As if the celestial fireballs promised across Indiana, Illinois, Kentucky and other parts of the United States courtesy of the Northern Taurid and Southern Taurid meteor showers the first few weeks of November aren't enough, it seems we'll be seeing a little lunar magic later this month too.

The Tristate will have the opportunity to view a partial lunar eclipse as the full moon takes to the sky across the United States and North America. When the move moves through the shadow of the Earth, light from the sun is unable to reflect back off the surface of the moon, creating the blackening eclipse.

That darkness is expected to last for a couple of hours until the moon is once again fully illuminated again as it moves out of the Earth's shadow. Since it will only be covered by a portion of the Earth's shadow though, it will not be a total lunar eclipse.

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The celestial event is expected to take place on November 19, 2021 between 1:18 am and 4:47 am. According to the Evansville Museum of Arts, History and Science lunar eclipses are not difficult to view.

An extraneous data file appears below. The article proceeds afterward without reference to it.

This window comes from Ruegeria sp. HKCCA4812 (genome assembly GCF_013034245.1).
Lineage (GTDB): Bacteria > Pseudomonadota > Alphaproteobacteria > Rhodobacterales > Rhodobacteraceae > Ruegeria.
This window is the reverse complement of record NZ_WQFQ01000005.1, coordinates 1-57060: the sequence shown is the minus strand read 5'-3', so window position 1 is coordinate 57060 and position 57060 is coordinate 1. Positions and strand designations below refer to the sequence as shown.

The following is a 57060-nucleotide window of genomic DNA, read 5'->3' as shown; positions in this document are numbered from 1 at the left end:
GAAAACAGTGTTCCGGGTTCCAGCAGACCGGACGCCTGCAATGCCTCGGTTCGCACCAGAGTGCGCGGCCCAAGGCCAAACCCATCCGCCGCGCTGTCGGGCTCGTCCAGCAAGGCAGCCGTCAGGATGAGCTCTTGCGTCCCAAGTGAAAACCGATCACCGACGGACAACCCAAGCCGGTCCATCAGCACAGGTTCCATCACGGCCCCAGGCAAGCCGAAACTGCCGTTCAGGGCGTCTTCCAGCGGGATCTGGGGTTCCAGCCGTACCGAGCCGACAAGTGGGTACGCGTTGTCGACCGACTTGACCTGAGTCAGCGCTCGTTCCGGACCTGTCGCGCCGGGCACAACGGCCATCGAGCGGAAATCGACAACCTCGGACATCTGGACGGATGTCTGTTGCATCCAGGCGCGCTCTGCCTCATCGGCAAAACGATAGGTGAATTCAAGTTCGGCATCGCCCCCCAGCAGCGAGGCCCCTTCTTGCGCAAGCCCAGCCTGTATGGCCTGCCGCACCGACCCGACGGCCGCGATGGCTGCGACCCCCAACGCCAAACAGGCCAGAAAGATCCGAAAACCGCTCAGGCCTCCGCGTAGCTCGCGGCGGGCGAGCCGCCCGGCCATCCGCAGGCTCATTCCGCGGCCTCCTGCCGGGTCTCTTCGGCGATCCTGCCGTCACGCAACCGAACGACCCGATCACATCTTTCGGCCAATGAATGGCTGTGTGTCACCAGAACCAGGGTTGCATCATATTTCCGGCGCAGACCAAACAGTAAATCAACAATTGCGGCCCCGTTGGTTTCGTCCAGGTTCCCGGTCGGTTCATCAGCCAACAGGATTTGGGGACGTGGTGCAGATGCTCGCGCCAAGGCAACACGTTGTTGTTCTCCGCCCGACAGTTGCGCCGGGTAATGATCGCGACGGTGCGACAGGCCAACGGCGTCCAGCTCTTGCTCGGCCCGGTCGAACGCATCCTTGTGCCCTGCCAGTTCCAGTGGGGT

Sky watchers should direct their attention at the moon between 1:18 to 4:47 AM on the morning of November 19, when a noticeable darkening will take place on the east side of the lunar orb. As the morning progresses, the Earth’s shadow will steadily march westward across the face of the moon leaving our moon nearly totally engulfed in shadow around 3:00 AM. At the eclipse’s maximum extent, a slightly brighter patch of sunlight should be visible at the bottom of the moon.

They say that binoculars or a small telescope can help with viewing as well. The next lunar eclipse, which will actually be a total eclipse, will take place on May 15, 2022.

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